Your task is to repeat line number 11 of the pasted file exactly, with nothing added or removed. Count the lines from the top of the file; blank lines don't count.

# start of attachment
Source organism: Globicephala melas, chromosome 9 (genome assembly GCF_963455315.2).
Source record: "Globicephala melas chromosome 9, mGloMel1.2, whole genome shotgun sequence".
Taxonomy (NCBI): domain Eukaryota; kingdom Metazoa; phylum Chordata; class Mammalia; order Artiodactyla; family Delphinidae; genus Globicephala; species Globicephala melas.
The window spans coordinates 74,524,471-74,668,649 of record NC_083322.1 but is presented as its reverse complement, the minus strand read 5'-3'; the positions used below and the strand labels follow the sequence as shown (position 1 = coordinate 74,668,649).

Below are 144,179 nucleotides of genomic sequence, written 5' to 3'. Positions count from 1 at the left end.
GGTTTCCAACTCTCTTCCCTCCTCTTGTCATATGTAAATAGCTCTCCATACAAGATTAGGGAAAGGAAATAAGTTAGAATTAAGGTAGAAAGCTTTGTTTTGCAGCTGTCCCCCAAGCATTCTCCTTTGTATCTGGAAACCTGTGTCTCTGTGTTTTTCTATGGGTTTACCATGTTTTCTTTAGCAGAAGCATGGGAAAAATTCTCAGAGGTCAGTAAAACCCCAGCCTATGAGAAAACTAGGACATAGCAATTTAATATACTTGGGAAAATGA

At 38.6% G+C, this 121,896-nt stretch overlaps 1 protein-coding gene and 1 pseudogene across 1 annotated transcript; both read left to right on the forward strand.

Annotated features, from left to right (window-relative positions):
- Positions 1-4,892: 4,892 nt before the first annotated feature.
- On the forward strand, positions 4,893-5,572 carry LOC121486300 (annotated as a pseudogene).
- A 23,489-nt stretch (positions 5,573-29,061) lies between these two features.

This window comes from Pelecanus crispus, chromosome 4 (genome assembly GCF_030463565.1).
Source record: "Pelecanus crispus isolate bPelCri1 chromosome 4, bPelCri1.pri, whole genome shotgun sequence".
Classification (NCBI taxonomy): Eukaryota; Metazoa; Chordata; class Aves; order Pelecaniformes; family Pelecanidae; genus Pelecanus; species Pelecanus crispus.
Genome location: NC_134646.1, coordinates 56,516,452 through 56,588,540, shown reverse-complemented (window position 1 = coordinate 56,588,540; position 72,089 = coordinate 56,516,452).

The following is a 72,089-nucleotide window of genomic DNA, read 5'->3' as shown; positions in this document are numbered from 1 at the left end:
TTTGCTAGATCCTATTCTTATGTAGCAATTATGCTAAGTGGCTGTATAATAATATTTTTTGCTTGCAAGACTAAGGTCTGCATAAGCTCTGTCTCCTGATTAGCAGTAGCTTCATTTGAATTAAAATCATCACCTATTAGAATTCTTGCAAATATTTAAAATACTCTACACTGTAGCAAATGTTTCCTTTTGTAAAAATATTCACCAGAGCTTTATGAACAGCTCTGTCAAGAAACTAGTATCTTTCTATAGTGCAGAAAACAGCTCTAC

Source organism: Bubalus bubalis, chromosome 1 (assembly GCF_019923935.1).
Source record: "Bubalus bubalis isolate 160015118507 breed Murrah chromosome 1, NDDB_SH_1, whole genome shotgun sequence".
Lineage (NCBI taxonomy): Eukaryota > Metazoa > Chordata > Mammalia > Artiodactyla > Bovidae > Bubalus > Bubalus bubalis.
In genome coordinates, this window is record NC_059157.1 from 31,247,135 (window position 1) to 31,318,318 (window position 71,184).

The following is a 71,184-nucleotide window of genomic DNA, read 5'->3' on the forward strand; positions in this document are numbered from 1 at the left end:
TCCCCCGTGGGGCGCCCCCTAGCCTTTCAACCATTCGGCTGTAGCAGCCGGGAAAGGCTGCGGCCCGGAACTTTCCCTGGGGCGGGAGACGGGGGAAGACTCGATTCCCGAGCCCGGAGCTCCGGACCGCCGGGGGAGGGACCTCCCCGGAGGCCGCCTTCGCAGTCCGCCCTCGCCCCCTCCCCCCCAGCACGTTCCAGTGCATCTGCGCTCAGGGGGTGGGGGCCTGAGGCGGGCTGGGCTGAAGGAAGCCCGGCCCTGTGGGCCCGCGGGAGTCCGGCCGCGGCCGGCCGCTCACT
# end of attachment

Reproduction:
- A 23,489-nt stretch (positions 5,573-29,061) lies between these two features.